A state legislator in Alabama -- with backing from Gov. Bob Riley, a fellow Republican -- is organizing support for legislation to cut off state funds to public universities that offer benefits to the same-sex partners of employees, the Associated Press reported. The move follows announcements by the University of Alabama at Birmingham that it was starting domestic partner benefits October 1. The University of Alabama at Huntsville will start offering the benefits January 1. Defenders of the benefits have noted that they are key to recruiting and retaining some employees who may look elsewhere if these benefits aren't offered.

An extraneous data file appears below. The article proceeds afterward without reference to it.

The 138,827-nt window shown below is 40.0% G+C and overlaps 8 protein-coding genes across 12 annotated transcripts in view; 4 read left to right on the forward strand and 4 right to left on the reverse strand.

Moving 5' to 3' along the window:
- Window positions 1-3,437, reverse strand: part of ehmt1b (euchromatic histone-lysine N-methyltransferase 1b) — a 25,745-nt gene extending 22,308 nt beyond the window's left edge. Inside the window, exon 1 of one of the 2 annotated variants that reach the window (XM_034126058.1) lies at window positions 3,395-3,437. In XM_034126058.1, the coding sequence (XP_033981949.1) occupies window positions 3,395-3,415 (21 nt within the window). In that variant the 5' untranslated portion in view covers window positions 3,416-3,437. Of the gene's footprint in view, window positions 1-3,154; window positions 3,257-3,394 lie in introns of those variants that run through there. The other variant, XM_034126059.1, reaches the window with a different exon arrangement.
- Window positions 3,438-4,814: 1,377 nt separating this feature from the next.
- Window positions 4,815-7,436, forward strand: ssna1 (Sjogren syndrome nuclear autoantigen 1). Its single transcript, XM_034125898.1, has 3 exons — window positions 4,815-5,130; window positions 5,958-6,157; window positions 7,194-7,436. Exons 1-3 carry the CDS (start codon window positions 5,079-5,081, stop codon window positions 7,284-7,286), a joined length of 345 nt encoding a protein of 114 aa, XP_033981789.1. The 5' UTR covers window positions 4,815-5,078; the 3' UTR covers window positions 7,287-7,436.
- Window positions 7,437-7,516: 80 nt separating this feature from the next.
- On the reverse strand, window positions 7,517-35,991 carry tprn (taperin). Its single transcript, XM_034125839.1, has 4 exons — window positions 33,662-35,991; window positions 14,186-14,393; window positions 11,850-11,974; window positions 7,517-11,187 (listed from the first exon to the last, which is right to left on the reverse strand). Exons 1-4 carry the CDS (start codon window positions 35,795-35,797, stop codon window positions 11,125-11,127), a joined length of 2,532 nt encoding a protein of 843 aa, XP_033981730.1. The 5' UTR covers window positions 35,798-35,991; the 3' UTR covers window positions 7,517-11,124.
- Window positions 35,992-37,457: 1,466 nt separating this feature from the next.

Students took over the Science and Engineering Library at the University of California at Santa Cruz Friday night to keep it open that night and Saturday -- as had been the case before budget cuts limited its hours. A statement from the students said: "We realize that this one action will not force the university administration to change its disastrous course. Nevertheless, our action will allow the library to remain open for students Friday night and Saturday. The UCSC administration lacks the capacity to provide a quality education and so we have begun, as students, to take our education into our own hands." A spokesman for the university told The Contra Costa Times: "Regrettably, this particular activity is costing us additional resources as we have to staff the library as long as they are in there. It's going to strain already depleted library funding."